On December 4, 2011, an American RQ-170 UAV crash-landed in northeastern Iran, bringing Iranian cyber warfare and electronic warfare (EW) capabilities to center stage. Since then, there has been much speculation about the cause of the malfunction in the UAV and possible Iranian involvement in bringing it down.
The Iranian government made an official announcement, declaring it had successfully taken over the UAV systems and landed the UAV intact.
But how did Iran do it?
While it was generally known back in 2011 that Iran possessed GPS jamming capabilities, the demonstration of this purported new capability to control a U.S. UAV and force it to land in Iranian territory sparked a whole new discussion regarding Iranian cyber warfare capabilities.
Experts on both sides suggested the possibility of GPS spoofing, thus taking it to another level.
While aircraft jamming is a known capability, albeit requiring a powerful-enough jammer, spoofing is what some would call the next level. It involves taking control over an aircraft navigation system and forcing it to land instead of following protocol and returning home when faced with enemy EW measures. Supporters of the ‘Spoofing Theory’ claim that the RQ-170 actually did follow protocol and returned to its ‘newly programmed’ home base – outside Kashmar in Iran.
According to several Iranian sources, this was an integrated attack combining a first stage of jamming followed by a second stage of spoofing.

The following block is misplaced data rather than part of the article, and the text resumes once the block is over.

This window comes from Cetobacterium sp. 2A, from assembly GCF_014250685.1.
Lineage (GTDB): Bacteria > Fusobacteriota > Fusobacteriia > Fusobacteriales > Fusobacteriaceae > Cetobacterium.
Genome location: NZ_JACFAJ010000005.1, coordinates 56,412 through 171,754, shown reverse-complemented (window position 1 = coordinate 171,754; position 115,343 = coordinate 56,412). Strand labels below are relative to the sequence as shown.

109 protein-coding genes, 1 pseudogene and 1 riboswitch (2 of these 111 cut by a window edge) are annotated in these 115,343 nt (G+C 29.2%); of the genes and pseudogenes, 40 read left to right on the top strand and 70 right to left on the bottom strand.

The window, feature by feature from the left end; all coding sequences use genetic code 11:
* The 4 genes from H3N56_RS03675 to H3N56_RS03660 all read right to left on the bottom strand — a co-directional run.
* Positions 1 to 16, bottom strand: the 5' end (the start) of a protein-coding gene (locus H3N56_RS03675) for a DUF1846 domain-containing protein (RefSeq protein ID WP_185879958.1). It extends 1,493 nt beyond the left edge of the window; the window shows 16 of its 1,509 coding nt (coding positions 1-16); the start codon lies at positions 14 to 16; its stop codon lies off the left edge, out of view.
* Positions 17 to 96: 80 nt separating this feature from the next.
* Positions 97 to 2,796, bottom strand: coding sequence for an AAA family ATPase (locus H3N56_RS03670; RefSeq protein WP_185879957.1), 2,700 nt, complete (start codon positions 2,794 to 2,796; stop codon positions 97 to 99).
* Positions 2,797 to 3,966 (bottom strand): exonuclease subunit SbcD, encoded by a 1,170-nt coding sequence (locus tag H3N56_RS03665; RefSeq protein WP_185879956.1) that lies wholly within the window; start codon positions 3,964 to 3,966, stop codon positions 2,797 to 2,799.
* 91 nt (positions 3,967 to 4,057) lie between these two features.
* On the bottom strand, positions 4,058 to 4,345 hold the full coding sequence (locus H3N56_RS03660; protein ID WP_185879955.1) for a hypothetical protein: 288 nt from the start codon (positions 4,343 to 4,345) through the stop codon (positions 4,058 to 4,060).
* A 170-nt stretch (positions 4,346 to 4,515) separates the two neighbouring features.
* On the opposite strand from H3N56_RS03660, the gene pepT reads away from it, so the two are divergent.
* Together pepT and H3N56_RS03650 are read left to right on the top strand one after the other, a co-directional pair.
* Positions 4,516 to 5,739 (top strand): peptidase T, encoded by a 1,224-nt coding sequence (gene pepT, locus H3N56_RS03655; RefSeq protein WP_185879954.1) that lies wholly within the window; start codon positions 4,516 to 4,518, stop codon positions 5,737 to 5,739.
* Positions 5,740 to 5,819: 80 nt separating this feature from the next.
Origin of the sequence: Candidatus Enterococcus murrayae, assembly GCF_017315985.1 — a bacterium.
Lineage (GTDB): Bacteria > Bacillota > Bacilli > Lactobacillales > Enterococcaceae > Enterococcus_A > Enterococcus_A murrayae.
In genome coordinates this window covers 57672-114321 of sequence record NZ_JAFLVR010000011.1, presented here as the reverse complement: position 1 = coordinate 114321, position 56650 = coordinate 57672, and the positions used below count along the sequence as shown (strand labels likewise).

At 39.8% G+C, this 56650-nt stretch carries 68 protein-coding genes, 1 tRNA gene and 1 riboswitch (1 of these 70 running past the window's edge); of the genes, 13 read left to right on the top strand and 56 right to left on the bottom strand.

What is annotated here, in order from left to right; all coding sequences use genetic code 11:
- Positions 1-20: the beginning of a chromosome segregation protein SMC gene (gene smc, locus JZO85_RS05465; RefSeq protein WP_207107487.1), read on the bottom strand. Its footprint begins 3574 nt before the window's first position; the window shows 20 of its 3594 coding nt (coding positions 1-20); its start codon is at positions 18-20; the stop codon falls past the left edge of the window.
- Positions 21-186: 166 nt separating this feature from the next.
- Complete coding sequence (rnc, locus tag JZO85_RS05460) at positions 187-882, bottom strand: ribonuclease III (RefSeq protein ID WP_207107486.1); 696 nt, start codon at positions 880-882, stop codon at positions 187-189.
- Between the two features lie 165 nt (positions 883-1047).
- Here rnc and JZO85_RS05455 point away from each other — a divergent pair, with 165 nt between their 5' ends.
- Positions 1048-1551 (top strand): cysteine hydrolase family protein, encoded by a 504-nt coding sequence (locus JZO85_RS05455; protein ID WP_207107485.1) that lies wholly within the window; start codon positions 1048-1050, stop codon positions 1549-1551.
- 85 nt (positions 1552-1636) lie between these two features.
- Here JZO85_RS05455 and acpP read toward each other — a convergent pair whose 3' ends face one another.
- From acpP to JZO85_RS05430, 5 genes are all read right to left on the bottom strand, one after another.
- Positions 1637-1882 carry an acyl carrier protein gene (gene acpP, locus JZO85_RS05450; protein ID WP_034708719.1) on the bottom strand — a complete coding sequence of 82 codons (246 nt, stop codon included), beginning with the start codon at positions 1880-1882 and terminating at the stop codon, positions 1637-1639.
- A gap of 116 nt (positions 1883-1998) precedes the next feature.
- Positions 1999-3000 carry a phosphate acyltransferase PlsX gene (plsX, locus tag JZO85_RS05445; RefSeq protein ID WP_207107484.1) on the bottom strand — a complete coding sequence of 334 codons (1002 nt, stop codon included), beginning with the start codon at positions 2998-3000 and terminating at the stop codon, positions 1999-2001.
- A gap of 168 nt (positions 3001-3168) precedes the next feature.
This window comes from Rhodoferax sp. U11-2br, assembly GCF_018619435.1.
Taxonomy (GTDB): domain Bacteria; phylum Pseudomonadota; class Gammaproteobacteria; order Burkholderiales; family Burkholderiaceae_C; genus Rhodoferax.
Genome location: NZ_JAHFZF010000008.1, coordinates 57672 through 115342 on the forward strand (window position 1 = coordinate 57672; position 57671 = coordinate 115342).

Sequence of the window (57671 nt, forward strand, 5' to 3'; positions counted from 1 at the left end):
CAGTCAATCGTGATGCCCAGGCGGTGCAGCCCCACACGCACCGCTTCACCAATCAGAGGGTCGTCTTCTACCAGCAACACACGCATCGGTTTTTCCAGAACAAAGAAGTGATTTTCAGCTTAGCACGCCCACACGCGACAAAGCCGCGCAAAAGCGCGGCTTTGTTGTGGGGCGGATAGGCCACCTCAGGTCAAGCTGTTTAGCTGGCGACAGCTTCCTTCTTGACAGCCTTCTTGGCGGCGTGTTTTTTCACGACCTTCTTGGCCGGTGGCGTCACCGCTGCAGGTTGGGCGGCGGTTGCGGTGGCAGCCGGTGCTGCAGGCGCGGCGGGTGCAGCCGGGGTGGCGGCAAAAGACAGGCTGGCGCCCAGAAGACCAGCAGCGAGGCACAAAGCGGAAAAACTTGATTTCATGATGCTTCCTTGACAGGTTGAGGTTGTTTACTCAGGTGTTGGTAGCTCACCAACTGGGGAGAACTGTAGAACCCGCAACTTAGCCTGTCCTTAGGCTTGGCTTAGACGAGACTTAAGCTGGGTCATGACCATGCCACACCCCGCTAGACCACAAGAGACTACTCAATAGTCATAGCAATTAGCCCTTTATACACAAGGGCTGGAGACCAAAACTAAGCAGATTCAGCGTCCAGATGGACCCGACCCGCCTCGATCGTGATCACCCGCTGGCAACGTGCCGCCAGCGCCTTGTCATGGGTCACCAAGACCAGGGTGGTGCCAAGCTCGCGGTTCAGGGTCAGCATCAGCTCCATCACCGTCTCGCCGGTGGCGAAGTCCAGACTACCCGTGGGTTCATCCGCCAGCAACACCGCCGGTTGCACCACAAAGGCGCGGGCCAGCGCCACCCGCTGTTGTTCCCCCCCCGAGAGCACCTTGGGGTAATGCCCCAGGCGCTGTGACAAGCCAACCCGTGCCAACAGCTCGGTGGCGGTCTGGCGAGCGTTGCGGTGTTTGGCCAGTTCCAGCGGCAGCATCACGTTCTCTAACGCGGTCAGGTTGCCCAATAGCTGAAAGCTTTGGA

Starting by disconnecting the UAV from its command center, the Iranians forced it to switch to internal guiding systems. At this point, the GPS system was jammed and misleading geographic data was sent to the UAV making it ‘believe’ that it was above the correct landing point.
It is important to mention that the idea of a possible disconnection of the UAV from its command center was noted by several sources but no references were made to the means by which this was achieved. It is unclear whether the disconnected command center was operating from the U.S. or from an American base in Afghanistan.
Although this scenario was suggested by Iranian sources and it is only one of several possible explanations for the incident, it is nonetheless important to consider the GPS spoofing as a very real option and be aware of the effect this ability can have on positioning Iran as a leading cyber warfare player in the Middle East.